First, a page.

“Apparently the swim is flat”
Helen Nyul will be attempting the Roc England on 2nd September by swimming, biking and running up and down Scafell Pike, totalling 111km with over 3,000 ft of elevation in one day.
She describes her feeling: “I like a challenge. But I am absolutely, hands down, scared of this one. Not a feeling I am used to. But what better way to meet a challenge than to make it all about someone else? The deaf girls at school in Malawi deserve equal opportunities, and I bet that my challenge pales into insignificance compared to theirs. The Thompson Fund, run by the Mamie Martin Fund, is a special charity to my Mum and Dad, and me as well. We appreciate anything you can give to help deaf girls in Malawi get a full and rewarding secondary education.”
Video: The first Thompson Girls at Embangweni Secondary School, Northern Malawi
Deaf girls’ education in Malawi: Not only are girls less likely to go to secondary school than boys and are more likely to drop out, but having a disability further exacerbates issues associated with equality. Disabled girls in Malawi have been described as ‘the poorest of the poor’ in terms of access to money and opportunities. They are at the end of the line when most families make decisions about allocating resources among their children. Paying the girls’ school fees and providing other necessities allows them to get a secondary education. In recent years, two MMF girls have taken time out to have babies but have been supported back to school by Mercy Sibande, MMF’s Country Director, who worked with the families and the school to give these girls back their chances of education.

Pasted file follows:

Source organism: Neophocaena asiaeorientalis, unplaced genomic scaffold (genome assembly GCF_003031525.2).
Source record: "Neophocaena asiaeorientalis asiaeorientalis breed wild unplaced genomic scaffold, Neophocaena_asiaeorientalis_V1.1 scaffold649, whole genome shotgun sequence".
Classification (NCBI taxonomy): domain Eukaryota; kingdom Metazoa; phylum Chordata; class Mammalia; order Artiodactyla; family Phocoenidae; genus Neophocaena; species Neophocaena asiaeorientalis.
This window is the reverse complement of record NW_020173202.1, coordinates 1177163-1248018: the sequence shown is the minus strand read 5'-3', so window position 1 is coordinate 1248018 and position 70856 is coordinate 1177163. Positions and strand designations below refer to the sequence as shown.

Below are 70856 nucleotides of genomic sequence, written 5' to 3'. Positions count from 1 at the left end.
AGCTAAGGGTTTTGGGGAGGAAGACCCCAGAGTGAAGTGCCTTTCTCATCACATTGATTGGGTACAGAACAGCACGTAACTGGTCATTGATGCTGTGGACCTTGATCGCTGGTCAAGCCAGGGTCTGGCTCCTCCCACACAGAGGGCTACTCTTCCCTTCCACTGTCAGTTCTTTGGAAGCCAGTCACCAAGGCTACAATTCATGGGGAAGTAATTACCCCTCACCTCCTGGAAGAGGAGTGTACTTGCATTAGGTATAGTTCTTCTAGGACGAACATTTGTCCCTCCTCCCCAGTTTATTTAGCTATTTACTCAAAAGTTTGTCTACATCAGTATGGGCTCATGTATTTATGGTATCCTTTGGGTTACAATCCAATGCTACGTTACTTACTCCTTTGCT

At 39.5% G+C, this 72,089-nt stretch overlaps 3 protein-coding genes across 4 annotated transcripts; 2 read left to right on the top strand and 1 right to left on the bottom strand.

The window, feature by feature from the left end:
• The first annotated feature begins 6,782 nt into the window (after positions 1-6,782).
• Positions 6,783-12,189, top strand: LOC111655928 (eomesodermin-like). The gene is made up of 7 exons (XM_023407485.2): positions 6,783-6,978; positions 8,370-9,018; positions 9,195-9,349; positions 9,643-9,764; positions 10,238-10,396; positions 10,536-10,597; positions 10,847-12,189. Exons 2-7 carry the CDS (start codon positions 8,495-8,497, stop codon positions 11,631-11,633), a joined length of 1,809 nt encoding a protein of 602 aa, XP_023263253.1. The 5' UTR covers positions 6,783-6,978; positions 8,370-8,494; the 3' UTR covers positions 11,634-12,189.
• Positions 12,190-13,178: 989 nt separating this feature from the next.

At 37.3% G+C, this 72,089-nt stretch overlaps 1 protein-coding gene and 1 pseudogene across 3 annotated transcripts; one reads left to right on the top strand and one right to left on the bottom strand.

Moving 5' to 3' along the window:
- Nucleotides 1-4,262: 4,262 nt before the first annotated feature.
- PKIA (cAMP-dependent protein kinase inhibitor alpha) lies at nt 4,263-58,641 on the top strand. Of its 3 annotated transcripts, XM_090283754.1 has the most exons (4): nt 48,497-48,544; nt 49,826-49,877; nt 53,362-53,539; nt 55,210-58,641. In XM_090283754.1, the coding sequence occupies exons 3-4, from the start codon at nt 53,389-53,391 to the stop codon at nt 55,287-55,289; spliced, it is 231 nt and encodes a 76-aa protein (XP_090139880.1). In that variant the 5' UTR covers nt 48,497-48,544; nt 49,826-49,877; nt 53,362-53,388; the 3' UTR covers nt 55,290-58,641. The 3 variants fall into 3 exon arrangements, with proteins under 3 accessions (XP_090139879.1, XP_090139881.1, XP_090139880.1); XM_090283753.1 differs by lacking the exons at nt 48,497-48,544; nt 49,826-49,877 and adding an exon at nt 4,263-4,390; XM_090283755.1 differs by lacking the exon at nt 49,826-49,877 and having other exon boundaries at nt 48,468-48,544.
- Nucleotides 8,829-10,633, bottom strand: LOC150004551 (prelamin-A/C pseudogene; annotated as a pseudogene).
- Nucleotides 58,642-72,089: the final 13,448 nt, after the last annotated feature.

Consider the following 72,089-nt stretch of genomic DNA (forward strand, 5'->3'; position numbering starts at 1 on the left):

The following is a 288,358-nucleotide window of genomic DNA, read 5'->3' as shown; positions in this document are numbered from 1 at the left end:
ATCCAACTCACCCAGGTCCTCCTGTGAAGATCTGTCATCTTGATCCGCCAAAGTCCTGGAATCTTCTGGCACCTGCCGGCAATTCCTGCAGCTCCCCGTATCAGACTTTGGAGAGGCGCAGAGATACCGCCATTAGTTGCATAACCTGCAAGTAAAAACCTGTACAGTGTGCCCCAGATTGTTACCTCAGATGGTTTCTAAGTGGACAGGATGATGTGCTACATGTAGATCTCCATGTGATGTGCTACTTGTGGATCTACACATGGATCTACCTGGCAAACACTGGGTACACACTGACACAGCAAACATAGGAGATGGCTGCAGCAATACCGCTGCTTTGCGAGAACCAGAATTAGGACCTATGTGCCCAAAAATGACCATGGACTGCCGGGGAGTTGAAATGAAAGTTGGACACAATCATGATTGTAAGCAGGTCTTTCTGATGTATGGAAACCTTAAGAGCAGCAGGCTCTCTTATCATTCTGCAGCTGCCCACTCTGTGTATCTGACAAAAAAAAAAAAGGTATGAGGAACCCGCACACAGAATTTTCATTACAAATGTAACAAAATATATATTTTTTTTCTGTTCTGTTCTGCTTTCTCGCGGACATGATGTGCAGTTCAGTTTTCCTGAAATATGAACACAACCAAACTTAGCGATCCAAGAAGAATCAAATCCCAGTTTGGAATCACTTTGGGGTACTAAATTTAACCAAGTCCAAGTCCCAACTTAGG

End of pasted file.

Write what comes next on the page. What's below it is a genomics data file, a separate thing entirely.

Helen’s fundraising page: https://tinyurl.com/Helen-ROC
The challenge itself: https://www.theroc.com/the-roc-england/